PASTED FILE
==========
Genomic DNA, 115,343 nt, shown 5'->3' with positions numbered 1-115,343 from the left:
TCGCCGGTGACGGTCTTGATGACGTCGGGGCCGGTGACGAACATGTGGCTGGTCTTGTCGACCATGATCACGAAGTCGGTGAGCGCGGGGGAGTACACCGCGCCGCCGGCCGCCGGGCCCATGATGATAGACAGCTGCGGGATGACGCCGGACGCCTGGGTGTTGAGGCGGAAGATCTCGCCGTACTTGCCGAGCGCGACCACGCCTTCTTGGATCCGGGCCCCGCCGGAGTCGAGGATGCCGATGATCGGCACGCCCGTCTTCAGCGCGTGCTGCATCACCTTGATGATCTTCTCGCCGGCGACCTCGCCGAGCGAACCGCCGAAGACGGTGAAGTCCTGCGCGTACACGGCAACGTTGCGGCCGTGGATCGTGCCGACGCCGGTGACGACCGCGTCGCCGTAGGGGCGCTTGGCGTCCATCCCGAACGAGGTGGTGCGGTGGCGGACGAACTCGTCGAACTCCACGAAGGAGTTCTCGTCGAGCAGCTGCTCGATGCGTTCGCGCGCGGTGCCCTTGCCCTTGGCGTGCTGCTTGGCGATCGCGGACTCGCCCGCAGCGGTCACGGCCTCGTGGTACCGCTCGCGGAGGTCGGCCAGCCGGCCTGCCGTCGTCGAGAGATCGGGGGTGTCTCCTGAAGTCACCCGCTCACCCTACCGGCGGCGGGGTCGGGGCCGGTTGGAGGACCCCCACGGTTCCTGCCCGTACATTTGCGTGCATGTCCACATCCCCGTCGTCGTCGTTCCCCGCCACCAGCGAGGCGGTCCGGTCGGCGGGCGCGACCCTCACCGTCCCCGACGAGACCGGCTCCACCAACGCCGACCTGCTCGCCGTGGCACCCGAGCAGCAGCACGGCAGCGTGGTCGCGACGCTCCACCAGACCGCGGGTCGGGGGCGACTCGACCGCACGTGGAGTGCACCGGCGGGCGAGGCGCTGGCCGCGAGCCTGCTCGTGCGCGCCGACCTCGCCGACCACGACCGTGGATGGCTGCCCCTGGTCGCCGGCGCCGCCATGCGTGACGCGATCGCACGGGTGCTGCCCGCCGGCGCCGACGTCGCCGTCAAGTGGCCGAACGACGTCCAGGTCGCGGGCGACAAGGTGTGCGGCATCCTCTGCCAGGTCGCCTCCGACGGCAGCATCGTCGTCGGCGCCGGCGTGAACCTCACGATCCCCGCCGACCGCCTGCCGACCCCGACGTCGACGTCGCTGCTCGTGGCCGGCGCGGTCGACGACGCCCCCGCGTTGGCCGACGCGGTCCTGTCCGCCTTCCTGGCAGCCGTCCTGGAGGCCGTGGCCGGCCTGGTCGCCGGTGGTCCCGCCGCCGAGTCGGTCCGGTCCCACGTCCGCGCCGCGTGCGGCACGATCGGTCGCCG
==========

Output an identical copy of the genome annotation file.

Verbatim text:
Genomic DNA, 115,343 nt, shown 5'->3' with positions numbered 1-115,343 from the left:
TCGCCGGTGACGGTCTTGATGACGTCGGGGCCGGTGACGAACATGTGGCTGGTCTTGTCGACCATGATCACGAAGTCGGTGAGCGCGGGGGAGTACACCGCGCCGCCGGCCGCCGGGCCCATGATGATAGACAGCTGCGGGATGACGCCGGACGCCTGGGTGTTGAGGCGGAAGATCTCGCCGTACTTGCCGAGCGCGACCACGCCTTCTTGGATCCGGGCCCCGCCGGAGTCGAGGATGCCGATGATCGGCACGCCCGTCTTCAGCGCGTGCTGCATCACCTTGATGATCTTCTCGCCGGCGACCTCGCCGAGCGAACCGCCGAAGACGGTGAAGTCCTGCGCGTACACGGCAACGTTGCGGCCGTGGATCGTGCCGACGCCGGTGACGACCGCGTCGCCGTAGGGGCGCTTGGCGTCCATCCCGAACGAGGTGGTGCGGTGGCGGACGAACTCGTCGAACTCCACGAAGGAGTTCTCGTCGAGCAGCTGCTCGATGCGTTCGCGCGCGGTGCCCTTGCCCTTGGCGTGCTGCTTGGCGATCGCGGACTCGCCCGCAGCGGTCACGGCCTCGTGGTACCGCTCGCGGAGGTCGGCCAGCCGGCCTGCCGTCGTCGAGAGATCGGGGGTGTCTCCTGAAGTCACCCGCTCACCCTACCGGCGGCGGGGTCGGGGCCGGTTGGAGGACCCCCACGGTTCCTGCCCGTACATTTGCGTGCATGTCCACATCCCCGTCGTCGTCGTTCCCCGCCACCAGCGAGGCGGTCCGGTCGGCGGGCGCGACCCTCACCGTCCCCGACGAGACCGGCTCCACCAACGCCGACCTGCTCGCCGTGGCACCCGAGCAGCAGCACGGCAGCGTGGTCGCGACGCTCCACCAGACCGCGGGTCGGGGGCGACTCGACCGCACGTGGAGTGCACCGGCGGGCGAGGCGCTGGCCGCGAGCCTGCTCGTGCGCGCCGACCTCGCCGACCACGACCGTGGATGGCTGCCCCTGGTCGCCGGCGCCGCCATGCGTGACGCGATCGCACGGGTGCTGCCCGCCGGCGCCGACGTCGCCGTCAAGTGGCCGAACGACGTCCAGGTCGCGGGCGACAAGGTGTGCGGCATCCTCTGCCAGGTCGCCTCCGACGGCAGCATCGTCGTCGGCGCCGGCGTGAACCTCACGATCCCCGCCGACCGCCTGCCGACCCCGACGTCGACGTCGCTGCTCGTGGCCGGCGCGGTCGACGACGCCCCCGCGTTGGCCGACGCGGTCCTGTCCGCCTTCCTGGCAGCCGTCCTGGAGGCCGTGGCCGGCCTGGTCGCCGGTGGTCCCGCCGCCGAGTCGGTCCGGTCCCACGTCCGCGCCGCGTGCGGCACGATCGGTCGCCG